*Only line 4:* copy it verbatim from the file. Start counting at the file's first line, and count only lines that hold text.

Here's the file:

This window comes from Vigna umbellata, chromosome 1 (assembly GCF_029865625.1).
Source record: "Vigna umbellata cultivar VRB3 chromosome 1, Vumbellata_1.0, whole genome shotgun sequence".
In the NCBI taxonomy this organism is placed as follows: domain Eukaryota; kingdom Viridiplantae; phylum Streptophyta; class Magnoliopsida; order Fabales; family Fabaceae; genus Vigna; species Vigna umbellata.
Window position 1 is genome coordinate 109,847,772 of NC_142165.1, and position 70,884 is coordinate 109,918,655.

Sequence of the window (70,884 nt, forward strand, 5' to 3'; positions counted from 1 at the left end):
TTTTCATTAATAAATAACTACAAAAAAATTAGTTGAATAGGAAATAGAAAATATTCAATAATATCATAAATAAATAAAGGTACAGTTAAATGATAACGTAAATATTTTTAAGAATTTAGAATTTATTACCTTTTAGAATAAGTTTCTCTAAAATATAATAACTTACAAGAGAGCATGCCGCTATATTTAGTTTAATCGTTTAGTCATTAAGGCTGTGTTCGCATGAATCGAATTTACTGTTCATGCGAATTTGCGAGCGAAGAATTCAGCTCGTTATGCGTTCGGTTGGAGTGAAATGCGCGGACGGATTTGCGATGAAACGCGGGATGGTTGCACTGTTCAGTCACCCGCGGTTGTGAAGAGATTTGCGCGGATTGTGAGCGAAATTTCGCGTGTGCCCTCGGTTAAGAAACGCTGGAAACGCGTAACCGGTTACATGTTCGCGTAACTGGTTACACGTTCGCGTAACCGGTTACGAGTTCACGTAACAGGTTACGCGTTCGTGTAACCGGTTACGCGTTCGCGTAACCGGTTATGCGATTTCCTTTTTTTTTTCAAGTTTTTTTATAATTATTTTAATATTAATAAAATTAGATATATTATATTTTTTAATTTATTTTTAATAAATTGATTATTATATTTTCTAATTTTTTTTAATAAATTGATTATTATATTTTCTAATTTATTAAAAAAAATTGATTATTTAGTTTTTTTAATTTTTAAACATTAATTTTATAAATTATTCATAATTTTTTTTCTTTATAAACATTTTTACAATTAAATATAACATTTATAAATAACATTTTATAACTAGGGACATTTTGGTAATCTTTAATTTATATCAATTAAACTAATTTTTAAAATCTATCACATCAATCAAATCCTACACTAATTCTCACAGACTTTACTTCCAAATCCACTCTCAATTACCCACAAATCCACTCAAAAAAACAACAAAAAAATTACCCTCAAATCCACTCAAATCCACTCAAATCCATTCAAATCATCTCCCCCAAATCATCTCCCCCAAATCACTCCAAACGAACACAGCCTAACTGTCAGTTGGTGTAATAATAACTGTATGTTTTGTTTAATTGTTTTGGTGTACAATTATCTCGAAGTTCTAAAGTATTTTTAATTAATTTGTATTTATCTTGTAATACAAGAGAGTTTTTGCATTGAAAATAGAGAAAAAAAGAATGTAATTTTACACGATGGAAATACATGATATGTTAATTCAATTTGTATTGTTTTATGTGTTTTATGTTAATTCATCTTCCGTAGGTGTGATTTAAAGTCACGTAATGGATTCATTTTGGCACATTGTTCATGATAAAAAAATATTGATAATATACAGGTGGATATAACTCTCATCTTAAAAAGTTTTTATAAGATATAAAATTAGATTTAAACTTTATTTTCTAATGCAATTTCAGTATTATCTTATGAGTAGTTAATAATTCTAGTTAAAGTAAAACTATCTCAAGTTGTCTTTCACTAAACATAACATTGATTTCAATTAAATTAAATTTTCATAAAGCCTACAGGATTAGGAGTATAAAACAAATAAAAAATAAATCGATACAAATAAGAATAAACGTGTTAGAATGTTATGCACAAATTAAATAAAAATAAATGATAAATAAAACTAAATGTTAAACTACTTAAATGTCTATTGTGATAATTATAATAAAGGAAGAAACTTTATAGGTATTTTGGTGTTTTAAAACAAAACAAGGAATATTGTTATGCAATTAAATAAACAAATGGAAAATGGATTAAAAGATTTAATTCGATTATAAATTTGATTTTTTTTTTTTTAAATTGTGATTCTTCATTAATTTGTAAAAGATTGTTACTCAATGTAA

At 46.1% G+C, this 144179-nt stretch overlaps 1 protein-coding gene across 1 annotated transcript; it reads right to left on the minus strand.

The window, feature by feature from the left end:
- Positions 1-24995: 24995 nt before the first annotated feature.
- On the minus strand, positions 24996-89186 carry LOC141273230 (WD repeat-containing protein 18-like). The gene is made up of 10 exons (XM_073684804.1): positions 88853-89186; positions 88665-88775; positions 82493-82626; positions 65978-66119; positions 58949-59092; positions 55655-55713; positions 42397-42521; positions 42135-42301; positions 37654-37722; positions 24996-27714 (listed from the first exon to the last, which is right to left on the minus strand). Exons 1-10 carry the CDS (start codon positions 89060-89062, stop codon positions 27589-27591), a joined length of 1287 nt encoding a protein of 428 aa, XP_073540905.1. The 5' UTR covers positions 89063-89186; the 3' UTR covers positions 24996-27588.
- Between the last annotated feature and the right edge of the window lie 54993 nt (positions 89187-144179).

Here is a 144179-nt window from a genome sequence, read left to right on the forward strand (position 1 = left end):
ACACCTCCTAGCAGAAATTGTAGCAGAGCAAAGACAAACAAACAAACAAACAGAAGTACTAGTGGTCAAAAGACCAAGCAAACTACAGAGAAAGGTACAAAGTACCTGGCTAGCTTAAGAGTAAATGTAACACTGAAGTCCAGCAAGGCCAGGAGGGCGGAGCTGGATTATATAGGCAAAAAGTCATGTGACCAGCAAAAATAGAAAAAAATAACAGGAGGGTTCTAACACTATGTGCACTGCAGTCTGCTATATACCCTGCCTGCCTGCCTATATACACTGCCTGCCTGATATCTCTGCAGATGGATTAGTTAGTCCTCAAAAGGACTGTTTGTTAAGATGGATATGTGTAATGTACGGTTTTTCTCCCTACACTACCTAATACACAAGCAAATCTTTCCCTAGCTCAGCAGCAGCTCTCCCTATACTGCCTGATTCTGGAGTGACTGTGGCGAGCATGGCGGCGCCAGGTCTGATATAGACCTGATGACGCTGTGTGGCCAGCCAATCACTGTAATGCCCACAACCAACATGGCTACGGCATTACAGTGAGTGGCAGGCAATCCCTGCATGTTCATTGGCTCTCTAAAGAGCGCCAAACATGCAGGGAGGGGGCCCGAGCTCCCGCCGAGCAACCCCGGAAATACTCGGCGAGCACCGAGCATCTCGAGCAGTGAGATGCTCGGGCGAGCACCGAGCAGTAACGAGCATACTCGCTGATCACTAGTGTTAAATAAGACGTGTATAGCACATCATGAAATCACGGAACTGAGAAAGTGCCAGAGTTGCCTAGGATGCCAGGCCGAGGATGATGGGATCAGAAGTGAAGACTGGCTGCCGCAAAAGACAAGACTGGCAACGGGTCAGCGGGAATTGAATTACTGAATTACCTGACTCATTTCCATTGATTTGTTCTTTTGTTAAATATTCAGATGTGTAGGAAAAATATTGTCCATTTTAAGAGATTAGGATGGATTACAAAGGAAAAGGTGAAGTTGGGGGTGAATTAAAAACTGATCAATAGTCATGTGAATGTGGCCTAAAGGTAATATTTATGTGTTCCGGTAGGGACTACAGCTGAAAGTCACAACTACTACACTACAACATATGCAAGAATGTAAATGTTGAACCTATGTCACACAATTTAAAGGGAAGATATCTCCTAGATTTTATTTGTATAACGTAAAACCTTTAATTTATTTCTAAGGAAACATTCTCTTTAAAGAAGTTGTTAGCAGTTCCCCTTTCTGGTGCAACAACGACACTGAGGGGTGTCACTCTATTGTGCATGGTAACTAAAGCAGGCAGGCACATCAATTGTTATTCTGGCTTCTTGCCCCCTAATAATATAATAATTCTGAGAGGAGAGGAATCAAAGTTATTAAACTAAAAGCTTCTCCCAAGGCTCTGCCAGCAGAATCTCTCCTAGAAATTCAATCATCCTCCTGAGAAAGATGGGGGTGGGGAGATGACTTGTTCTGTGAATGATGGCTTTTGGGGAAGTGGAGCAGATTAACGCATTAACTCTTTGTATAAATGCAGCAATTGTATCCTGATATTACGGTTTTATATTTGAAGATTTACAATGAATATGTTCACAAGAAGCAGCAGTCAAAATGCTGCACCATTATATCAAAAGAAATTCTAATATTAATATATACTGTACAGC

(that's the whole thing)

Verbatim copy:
Window position 1 is genome coordinate 109,847,772 of NC_142165.1, and position 70,884 is coordinate 109,918,655.